Cortisol is the hormone that takes our thoughts and feelings about the world and translates them into real, physiological stress on the cells. Regularly flooding the body with cortisol and adrenaline can have a cascading effect on various hormones in your body and pump-up inflammation. Stress is one of your immune system’s greatest enemies. It’s important to sleep at least 7 or 8 hours a day to allow your tissues time to repair. Meditation or another relaxing hobby are great ways to give yourself the rest you need. Ever notice how you catch a cold right after prolonged stress? Depression, anxiety, chronic worry, unresolved psychological issues, and insomnia can all aggravate the body’s immune response and leave it susceptible to infection. Signs that your body may be overwhelmed with stress include:

  • Frequent rash breakouts 
  • Ulcers or irritable bowel symptoms 
  • Sleep disturbances 
  • Neck or back pain, spasms, general aches 
  • Dizziness, faintness, or brain fog 
  • Changes in appetite or libido 
  • Trembling, shaking or a feeling of being on edge

Exercise – But Moderately

As physiotherapists, we are big cheerleaders of regular and ongoing exercise. Exercise that elevates your heart rate has several benefits.

Here are a few of the benefits of exercise: 

  • Decreased risk of osteoporosis 
  • Improved oxygen delivery throughout the body 
  • Reduced risk of cardiovascular (heart) disease, high blood pressure, and stroke 
  • Reduced risk of colon and breast cancers Decreased risk of diabetes. 

The paradox with exercise is that although an intense workout can spike inflammation, it also reduces your long-term risk for chronic inflammation. The trick is having regular moderate strength and cardio training sessions that leave you feeling challenged and energized yet not completely wiped out.

Keeping an Eye on Toxins

Unfortunately, there’s not much you can do about environmental stressors like pollution, smog, dust, pollen, and mold. Still, there are small ways to make sure your home is safe and clean as possible. Invest in natural or homemade household cleaners and install water filters and possibly air purifiers if you suspect long-term exposure to pollution. Of course, nothing beats getting outdoors and filling your lungs with fresh air.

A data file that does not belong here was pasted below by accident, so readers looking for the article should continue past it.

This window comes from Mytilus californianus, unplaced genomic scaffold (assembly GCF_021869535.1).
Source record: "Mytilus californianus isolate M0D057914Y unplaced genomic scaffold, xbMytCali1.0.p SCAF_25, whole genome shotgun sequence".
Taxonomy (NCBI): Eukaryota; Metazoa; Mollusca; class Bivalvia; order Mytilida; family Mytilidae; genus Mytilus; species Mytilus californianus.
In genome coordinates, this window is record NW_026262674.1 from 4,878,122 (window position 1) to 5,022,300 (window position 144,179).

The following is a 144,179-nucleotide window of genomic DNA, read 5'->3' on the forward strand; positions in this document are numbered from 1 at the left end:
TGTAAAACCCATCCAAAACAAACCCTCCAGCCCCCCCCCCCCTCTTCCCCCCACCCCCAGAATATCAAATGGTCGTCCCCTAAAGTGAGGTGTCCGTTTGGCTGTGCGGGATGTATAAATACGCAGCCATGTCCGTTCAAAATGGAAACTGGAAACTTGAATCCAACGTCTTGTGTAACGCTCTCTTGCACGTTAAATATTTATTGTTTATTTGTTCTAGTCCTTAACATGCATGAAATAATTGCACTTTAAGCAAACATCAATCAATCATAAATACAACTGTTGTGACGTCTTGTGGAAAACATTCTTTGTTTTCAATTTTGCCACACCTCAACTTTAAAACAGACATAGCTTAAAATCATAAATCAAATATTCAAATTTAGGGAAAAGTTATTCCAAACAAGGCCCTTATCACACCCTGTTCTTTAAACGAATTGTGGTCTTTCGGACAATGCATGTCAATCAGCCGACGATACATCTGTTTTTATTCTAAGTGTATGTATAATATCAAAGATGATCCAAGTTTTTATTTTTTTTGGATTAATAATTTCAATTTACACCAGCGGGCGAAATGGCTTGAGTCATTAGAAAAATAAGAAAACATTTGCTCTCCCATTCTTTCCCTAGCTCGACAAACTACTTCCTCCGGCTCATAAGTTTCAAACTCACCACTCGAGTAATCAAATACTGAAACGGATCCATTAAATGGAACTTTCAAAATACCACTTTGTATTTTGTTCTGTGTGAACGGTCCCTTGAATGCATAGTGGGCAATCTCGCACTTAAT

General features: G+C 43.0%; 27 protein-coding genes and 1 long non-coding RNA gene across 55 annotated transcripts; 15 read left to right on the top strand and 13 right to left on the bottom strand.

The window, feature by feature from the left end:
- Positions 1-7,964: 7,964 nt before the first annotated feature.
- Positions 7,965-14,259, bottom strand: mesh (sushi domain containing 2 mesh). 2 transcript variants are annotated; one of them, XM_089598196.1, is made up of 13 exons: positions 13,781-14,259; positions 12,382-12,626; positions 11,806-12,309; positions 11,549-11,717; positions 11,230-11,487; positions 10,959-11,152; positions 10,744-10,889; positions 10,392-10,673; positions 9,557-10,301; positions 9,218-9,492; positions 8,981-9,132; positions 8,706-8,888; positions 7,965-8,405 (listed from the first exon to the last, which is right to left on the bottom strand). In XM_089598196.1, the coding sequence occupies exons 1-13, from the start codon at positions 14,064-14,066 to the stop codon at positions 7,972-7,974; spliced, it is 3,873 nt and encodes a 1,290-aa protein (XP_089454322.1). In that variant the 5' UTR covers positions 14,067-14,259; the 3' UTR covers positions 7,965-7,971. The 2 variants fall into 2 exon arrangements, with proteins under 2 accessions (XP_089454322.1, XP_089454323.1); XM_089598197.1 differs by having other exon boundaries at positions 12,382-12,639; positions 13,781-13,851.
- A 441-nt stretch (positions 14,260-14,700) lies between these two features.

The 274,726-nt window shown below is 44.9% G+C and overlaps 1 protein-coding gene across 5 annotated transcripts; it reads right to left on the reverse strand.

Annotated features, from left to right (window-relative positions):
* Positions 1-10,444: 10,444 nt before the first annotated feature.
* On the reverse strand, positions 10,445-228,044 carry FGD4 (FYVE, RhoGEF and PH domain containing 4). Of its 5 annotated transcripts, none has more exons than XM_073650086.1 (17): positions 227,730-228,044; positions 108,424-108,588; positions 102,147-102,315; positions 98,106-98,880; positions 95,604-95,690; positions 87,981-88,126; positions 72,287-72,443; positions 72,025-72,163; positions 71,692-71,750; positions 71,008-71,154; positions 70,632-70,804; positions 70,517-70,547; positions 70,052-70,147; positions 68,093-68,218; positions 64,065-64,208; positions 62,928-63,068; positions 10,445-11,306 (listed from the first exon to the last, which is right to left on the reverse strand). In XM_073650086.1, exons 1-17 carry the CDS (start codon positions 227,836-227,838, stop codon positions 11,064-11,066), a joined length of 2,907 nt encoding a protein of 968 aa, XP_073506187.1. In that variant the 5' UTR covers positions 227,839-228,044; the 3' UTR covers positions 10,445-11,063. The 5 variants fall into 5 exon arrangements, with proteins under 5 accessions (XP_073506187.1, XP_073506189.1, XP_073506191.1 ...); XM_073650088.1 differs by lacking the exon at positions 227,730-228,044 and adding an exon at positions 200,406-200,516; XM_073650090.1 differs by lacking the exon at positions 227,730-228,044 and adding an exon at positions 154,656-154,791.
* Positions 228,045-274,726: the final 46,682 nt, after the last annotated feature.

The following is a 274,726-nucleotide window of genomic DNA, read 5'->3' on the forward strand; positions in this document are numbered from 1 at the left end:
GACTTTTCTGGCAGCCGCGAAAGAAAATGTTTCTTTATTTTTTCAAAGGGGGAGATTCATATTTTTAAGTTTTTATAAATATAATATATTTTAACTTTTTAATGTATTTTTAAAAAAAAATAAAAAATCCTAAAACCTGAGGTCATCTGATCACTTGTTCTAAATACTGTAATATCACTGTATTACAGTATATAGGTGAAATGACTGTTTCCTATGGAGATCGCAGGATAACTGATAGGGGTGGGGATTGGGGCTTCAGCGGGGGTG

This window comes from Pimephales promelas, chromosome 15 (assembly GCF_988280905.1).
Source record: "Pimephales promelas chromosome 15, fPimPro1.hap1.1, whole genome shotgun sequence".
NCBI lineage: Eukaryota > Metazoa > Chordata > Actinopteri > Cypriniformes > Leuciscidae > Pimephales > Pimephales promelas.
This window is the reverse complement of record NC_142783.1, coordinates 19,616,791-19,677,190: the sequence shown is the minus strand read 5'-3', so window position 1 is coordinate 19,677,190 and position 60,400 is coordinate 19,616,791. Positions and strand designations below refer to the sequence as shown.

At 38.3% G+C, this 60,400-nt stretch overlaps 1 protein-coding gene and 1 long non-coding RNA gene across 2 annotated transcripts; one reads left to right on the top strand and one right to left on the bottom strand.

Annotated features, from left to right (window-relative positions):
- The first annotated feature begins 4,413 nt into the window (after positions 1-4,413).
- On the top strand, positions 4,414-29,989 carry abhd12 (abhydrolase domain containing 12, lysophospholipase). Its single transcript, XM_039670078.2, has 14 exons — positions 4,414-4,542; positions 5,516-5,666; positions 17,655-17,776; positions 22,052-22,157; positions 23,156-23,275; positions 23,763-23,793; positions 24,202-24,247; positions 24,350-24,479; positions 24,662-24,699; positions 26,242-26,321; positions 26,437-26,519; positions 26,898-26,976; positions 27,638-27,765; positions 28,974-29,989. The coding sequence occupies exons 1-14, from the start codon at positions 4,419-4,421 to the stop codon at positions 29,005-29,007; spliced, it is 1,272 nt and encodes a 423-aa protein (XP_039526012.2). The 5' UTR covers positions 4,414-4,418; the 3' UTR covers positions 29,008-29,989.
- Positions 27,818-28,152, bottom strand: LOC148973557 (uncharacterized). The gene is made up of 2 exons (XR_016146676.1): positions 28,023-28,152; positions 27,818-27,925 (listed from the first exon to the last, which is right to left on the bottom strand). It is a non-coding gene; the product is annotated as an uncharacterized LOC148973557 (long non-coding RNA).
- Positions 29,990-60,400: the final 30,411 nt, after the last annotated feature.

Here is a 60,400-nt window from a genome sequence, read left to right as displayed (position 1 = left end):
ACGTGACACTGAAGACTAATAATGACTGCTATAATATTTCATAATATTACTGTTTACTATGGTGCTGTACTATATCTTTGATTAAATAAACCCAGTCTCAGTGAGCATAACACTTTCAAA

The Importance of Vitamin D

A lack of vitamin D can be associated with Crohn’s disease, MS, and other autoimmune conditions. Just 10 minutes in moderate sunshine daily can help your body synthesize the vitamin D it needs. Since we live in Edmonton, getting Vitamin D supplements can be a great way to get Vitamin D in the winter months. Oily fish, liver, and egg yolks are also excellent sources of dietary vitamin D.

When it comes to the roller-coaster of inflammation, it can sometimes be hard to tease out cause and effect. And sometimes, inflammatory conditions have a way of causing a domino effect of symptoms through every system of the body. As physiotherapists, we want to help you improve your health and movement. There are several practical steps that you can take to help reduce the inflammatory load your body may be experiencing. As with any health issue, it’s important to seek your healthcare provider’s guidance to help you create a plan specific to you.

Please book an appointment with one of Innovation Physical Therapy’s experienced physiotherapists by calling one of our clinics in Edmonton, including RiverbendBelvedereNamao, or our newest clinic in Southgate Centre.